Do you have to wait until the adults are away, before you climb up to the nest is a question often asked?
In fact, either KL or Unring always have the nest in sight, even if they are sitting hidden in the alders or on top of the tree. So, when humans appear we are viewed as predators by the birds. KL was on duty that morning and immediately flew up screaming at us and warning her chick to lie down flat. Because the young birds have little muscle power they rely on their camouflage to protect them, in theory staying still and quiet in the base of the nest cup. (However, it’s tempting to take a sneak peek out to see what is happening.)
In general, this works to our advantage as it means that the adults fly away from the nest and the chick does not struggle and hurt either itself or hopefully, us. On Saturday only KL was on the scene at the beginning but was soon joined by Unring who had been off to catch a fish. He was determined not to let go of this and circled around clasping it, until the excitement was over. Whereupon, he ate it himself!
Meanwhile, the tree climber, under license, climbed up to the nest and popped the chick into a soft bag, which he lowered on a rope to the ringer at base of the tree. He then prepared for a long and rather uncomfortable wait, perched on a side branch, so that the adult birds do not land on the empty nest. It seems that, using ‘bird psychology’, if the chick is back in the nest when we all depart from the scene at the end of the procedure, the adults believe that they have chased off the predator and see themselves as victors. Obviously ringing is a one off occurrence and there is little danger of the chick being abandoned by its parents as the bond is very strong at 5 weeks old. However, constant/ multiple human disturbances are a far greater threat and often will result in abandonment at the time or a nest move the next season.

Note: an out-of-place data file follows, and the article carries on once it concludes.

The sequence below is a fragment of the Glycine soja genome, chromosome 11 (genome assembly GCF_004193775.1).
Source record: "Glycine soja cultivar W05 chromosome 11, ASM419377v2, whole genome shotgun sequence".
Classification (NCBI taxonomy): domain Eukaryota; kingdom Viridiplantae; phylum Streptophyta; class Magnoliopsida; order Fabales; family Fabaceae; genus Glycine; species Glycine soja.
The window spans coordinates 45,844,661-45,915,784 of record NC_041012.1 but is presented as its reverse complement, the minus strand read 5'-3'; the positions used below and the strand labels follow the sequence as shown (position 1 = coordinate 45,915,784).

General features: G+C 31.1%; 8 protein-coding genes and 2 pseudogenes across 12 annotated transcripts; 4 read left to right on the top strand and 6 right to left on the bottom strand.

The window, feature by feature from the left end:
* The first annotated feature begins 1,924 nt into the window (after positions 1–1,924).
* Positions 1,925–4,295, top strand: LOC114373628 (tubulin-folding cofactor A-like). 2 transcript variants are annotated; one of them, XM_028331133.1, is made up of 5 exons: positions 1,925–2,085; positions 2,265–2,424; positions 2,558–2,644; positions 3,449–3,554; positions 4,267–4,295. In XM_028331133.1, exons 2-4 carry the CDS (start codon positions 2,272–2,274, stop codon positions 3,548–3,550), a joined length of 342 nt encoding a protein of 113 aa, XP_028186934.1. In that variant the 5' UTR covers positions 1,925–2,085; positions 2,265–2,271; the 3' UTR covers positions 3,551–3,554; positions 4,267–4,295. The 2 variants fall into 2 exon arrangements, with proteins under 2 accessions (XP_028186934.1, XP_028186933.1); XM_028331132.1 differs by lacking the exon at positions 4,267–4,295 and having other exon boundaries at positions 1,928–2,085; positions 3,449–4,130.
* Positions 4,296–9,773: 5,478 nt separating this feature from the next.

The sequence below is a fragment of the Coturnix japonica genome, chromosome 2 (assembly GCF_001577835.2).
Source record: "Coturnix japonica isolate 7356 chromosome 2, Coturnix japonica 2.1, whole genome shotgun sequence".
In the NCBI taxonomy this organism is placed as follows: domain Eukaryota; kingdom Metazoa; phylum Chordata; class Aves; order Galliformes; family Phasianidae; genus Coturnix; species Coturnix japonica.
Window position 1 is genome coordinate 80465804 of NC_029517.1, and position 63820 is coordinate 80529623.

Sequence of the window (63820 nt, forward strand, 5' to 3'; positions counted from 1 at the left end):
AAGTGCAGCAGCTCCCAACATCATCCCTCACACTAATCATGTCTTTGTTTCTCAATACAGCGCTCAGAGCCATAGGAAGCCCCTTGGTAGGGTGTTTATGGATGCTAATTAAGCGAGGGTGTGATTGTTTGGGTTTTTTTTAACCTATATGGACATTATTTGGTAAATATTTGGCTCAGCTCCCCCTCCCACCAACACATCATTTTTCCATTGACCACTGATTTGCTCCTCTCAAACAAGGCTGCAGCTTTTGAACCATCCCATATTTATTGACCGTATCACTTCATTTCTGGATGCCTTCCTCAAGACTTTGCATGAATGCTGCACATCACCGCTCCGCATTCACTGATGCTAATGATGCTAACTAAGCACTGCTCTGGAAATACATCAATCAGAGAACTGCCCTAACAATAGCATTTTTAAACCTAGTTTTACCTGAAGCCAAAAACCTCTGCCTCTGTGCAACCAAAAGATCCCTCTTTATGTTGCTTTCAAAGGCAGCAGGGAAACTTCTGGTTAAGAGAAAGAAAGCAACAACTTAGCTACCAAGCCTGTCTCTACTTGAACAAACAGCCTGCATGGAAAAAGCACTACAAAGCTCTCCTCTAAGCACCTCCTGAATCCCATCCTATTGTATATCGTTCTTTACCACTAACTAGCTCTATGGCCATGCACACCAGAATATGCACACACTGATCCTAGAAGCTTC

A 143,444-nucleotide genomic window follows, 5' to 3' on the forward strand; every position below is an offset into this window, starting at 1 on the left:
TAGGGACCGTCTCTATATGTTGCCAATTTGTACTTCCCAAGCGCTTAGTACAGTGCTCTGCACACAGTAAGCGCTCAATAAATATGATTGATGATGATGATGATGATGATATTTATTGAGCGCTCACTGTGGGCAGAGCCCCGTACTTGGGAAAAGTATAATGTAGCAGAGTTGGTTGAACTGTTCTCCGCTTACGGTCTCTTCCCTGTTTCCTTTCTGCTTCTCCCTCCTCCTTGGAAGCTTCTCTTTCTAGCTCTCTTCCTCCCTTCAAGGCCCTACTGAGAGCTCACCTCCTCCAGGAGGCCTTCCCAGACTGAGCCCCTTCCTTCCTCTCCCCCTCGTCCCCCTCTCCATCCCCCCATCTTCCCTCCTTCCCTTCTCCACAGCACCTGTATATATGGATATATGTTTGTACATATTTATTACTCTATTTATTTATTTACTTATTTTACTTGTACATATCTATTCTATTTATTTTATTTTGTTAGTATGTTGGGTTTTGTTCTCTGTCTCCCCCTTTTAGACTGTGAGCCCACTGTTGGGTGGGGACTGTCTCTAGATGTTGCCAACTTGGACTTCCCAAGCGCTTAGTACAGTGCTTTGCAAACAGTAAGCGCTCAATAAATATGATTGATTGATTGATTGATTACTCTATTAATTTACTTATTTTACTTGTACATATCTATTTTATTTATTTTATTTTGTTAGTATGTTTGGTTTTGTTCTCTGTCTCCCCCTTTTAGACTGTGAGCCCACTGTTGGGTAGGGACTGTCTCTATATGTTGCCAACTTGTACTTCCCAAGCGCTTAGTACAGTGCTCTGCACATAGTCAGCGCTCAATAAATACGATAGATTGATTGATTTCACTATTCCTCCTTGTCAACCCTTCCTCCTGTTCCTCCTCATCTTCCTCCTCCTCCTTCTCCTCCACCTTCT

Whilst all this was happening the second tree climber went on a more hazardous climb into the next tree where the zoom camera is situated for operation lens clean. All this season there have been large blurry blobs on the zoom camera spreading over the picture, possibly caused by the calling cards of the resident spider, or a spontaneous growth of algae. The zoom camera is out on a limb so it took some heart-stopping contortions before at last a hand with a cloth poked out between the oak leaves and started the cleanup.
Later we were very pleased to see that his efforts had been entirely successful and there is again a clear view at all distances on the screens at Whinlatter.
At the end of the ringing procedure the chick was popped in the bag again and hauled up to the nest where the climber there gently placed her back in the centre to await her parents and a fishy brunch.
Our thanks to the tree climber team for such a smooth and successful operation.